News

International online award underscores Political Economy's global reach


28 February 2017

Progress in Political Economy (PPE) is the most prominent blog within the Faculty of Arts and Social Sciences (FASS), if not across the University of Sydney as a whole.
Progress in Political Economy (PPE) is the most prominent blog within the Faculty of Arts and Social Sciences (FASS), if not across the University of Sydney as a whole.

Established to build on the rich heritage of the Department of Political Economy, Progress in Political Economy (PPE) won the 2016 International Studies Association (ISA) Online Media Caucus Award for the Best Blog (Group) at the ISA’s annual convention in Baltimore recently.

Led by Professor Adam David Morton and Dr Gareth Bryant, PPE is the most prominent blog within the Faculty of Arts and Social Sciences (FASS), if not across the University of Sydney as a whole, and the award is an outstanding validation of both the blog and the Department’s profile and reputation.

“We are truly delighted with this success,” said Dr Gareth Bryant.

“PPE was founded to engage with a wider international audience and to provide a new platform for heterodox political economy discussions to challenge the unequal and unjust class, race, gender and socio-ecological relations that characterise the decayed but enduring neoliberal order.”

To date, PPE has published 425 posts by 120 different contributors in and beyond FASS, amounting to over 500,000 words of edited copy that has attracted some 400,000 page views from across the globe.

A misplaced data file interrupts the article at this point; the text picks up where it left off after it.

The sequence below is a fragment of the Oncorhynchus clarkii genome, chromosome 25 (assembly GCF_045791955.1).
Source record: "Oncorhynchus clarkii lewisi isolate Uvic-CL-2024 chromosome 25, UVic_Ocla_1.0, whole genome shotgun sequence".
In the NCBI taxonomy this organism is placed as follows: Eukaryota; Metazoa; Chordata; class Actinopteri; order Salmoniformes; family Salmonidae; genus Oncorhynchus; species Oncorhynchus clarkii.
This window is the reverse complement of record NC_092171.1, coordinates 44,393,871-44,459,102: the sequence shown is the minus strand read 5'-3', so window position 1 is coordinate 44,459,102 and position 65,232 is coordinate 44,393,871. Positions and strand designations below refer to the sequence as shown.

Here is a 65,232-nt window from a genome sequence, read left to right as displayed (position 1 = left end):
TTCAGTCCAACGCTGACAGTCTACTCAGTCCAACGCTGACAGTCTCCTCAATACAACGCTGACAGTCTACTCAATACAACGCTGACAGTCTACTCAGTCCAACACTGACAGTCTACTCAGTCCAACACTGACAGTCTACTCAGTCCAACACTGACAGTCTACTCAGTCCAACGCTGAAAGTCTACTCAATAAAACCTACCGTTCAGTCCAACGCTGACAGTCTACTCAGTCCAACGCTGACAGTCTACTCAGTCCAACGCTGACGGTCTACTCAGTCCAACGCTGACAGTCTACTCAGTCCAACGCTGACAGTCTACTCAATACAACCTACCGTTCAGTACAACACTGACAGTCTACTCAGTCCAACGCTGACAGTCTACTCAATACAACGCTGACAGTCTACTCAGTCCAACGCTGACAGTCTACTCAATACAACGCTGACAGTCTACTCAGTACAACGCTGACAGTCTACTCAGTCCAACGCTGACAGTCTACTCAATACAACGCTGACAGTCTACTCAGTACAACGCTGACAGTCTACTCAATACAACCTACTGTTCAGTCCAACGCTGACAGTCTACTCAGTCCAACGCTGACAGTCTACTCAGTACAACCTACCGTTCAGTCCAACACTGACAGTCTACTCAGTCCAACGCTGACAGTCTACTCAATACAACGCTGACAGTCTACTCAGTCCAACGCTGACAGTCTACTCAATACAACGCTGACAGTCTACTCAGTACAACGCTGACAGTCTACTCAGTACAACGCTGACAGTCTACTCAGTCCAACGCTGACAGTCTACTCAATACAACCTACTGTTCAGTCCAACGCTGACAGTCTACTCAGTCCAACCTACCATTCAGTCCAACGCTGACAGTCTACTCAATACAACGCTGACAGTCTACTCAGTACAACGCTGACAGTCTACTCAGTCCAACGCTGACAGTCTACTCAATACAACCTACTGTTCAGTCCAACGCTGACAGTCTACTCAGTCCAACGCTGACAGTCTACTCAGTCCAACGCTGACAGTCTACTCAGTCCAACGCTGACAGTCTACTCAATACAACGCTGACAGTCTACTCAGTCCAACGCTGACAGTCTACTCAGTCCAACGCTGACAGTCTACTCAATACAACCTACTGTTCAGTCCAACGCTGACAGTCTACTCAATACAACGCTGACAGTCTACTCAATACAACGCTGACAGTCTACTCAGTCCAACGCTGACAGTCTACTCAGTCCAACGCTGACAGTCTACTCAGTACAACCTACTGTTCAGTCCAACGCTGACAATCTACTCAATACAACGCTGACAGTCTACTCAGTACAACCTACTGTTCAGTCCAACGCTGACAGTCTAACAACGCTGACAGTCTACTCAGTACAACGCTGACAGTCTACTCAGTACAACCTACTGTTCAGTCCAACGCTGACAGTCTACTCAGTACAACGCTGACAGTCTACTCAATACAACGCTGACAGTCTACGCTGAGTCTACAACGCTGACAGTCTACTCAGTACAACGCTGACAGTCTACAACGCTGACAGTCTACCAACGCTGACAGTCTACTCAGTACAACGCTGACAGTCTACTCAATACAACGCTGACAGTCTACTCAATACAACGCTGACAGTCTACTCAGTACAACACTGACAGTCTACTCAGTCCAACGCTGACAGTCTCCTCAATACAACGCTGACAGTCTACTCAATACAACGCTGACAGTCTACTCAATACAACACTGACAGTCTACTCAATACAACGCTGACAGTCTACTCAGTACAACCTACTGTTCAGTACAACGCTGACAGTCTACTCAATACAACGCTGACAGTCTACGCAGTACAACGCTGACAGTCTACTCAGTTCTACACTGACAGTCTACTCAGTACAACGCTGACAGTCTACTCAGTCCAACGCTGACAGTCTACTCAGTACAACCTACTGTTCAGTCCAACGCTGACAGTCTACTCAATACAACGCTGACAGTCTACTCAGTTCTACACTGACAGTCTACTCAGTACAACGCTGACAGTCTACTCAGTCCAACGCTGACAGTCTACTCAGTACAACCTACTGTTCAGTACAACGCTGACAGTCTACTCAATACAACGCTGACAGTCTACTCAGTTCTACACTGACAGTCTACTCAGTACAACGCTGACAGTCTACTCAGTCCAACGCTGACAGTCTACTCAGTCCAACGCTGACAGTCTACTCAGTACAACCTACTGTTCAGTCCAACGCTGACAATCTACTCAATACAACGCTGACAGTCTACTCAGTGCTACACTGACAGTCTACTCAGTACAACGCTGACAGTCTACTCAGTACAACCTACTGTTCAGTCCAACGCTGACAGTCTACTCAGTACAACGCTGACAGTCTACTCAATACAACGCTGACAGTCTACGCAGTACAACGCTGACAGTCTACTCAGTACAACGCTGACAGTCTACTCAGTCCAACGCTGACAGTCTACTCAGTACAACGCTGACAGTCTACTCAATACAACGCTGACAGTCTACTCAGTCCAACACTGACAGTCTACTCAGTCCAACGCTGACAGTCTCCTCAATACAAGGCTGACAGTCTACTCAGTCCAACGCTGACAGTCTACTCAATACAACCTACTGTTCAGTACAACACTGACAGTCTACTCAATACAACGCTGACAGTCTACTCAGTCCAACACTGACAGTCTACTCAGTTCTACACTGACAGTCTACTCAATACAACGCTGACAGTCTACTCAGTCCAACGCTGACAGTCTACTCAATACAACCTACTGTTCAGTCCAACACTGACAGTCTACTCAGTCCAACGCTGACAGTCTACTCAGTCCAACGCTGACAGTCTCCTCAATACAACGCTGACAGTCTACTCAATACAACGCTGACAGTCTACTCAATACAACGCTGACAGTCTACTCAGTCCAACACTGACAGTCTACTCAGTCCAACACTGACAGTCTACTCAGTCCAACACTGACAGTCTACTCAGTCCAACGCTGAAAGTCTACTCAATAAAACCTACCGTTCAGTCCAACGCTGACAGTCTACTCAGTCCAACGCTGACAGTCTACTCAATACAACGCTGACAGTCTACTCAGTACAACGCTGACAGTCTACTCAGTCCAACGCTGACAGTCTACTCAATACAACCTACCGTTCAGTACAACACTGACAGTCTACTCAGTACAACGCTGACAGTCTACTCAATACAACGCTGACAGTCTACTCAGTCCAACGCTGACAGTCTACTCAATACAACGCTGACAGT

“In terms of readership, PPE is truly global,” added Professor Morton, who has just completed his role as Chair of the Department of Political Economy.

“We are read by people located across almost all the countries in Europe, North America, Latin America, Africa, Asia and Australasia. In fact, the list of countries where PPE is not read is ever diminishing.”

Political Economy emerged at the University of Sydney from the early to mid-1970s following its shift away from Economics and Professor Morton said many issues that were critical at the time, remain so in contemporary society.

“Classical economics may have opened up since the founding of the Department of Political Economy in the 1970s, but struggles around the production, appropriation and distribution of surplus-value transfers, for example, are still invisible in the field of existing orthodox economics.”

The announcement of the award comes following the University’s launch of its new undergraduate curriculum, the Sydney Undergraduate Experience, where students from other disciplines outside of FASS may engage in fields such as Political Economy as part of the new Bachelor of Advanced Studies.

“Accordingly, the message to a future undergraduate student wishing to pursue Political Economy would simply be to read Troy Henderson’s outstanding post on PPE, “Why Study Political Economy?”, said Professor Morton.

“It is our most popular blog post on the site and makes the case in the most easily accessible form to future students on why the Department offers the most radical, exciting, and energising prospects flowing from the study of political economy that will change your life and future career prospects.”

PPE now joins a list of prominent blogs with international profile to have won the award, such as The Monkey Cage (run by the Washington Post) in 2015; Political Violence @ a Glance in 2014; and The Disorder of Things in 2013.